19 July 2017

APFS and fast catalog search

This is about FSCatalogSearch / searchfs support in macOS with the APFS file system.

Updated 3 Oct 2017: Find Any File 1.9 will support fast search on APFS on High Sierra (10.13) by using the searchfs function. Version 1.9 is currently in open beta, see the FAF web site.

Updated 25 July 2017: Clarified why FSCatalogSearch doesn't work on APFS, adds issue about hard links and 64 bit CNID resolving.

Some background on FSCatalogSearch in general

Programs like EasyFind and my own Find Any File (FAF) are able to search for file names (as well as file dates, sizes and a few other rarely needed attributes) on disks in a quite fast manner by using a little-known function macOS offers.

This Carbon level function is known as CatSearch or (FS)CatalogSearch and has been around for more than 25 years. There's also a BSD level function called searchfs.

The advantage of this function is that it performs the search for names at the file system driver level, meaning that when you search for files containing ".png" in their name, the file system can look at the entire directory tree much faster, sorting out the matches, and only report those to the program that initiazes the search and then shows the results to the user.

Without this special function, the search program would have to start at the root of the disk, read each folder (directory) recursively, and then sort out the matches itself, which all takes much more computing time.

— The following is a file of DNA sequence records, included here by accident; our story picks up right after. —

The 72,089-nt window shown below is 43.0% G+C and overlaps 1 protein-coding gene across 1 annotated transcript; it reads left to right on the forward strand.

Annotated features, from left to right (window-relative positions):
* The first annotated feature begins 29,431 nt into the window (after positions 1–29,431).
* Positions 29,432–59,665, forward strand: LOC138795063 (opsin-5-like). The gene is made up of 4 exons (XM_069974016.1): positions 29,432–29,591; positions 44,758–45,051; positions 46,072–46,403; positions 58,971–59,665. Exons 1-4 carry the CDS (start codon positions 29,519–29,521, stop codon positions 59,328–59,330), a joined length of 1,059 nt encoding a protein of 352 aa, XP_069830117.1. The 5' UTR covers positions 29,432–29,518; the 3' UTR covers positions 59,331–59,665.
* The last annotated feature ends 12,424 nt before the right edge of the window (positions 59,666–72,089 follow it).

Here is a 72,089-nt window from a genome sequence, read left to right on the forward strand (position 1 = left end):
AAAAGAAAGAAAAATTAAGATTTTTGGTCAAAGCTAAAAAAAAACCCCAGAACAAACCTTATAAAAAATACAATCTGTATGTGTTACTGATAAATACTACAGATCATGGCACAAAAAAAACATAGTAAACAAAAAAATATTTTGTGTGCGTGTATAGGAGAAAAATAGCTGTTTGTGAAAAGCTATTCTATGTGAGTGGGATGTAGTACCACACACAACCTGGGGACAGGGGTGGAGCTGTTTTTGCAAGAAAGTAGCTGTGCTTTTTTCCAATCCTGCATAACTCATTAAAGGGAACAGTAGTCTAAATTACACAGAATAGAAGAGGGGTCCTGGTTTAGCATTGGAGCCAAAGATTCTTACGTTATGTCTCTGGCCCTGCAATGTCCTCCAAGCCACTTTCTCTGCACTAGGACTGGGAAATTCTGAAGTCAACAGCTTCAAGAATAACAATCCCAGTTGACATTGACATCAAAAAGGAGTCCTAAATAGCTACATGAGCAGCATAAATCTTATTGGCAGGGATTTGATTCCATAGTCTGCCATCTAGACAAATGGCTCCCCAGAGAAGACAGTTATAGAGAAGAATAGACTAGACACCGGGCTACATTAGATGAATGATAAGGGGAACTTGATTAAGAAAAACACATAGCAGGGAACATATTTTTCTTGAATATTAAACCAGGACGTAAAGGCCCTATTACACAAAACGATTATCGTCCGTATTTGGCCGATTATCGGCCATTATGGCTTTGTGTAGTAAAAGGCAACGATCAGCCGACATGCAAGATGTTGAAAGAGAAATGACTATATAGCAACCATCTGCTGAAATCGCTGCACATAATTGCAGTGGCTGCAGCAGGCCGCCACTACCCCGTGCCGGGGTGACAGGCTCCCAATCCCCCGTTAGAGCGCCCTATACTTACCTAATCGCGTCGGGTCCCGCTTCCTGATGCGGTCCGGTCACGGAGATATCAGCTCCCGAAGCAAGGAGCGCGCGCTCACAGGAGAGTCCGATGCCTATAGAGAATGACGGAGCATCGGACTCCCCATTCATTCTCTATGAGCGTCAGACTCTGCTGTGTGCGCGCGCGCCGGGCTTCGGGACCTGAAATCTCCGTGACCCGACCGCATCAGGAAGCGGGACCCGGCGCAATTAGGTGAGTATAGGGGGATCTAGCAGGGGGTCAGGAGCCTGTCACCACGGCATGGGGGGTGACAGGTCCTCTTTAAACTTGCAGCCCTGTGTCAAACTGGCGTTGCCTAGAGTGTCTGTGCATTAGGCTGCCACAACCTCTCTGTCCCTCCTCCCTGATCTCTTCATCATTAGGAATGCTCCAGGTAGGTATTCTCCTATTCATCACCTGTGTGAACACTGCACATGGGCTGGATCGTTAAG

For example, a search on a disk with millions of files and folders on it would take only a few seconds with FSCatalogSearch, whereas a classic recursive search would take minutes.

Getting even more technical

Apple added the FSCatalogSearch function in Mac OS long ago, after introducing the HFS file system. This was supported by the fact that  HFS did, unlike Window's FAT, arrange the entire directory tree in one large file on the disk, with interlinked nodes that did not match the hierarchical folder structure. FSCatalogSearch would then iterate over the nodes in a most efficient way, not caring about the folder structure, thereby minimizing disk seek times, which was a significant factor in disk access before SSDs. This also meant that FSCatalogSearch would only work on volume formats that used a single (invisible) file for its entire directory tree, meaning that FSCatalogSearch was never available for FAT disks, for instance. It would also be optimal for NTFS volumes, but since Apple never used NTFS other than to support reading from Bootcamp partitions, they never made the effort to add FSCatalogSearch to their NTFS file system driver.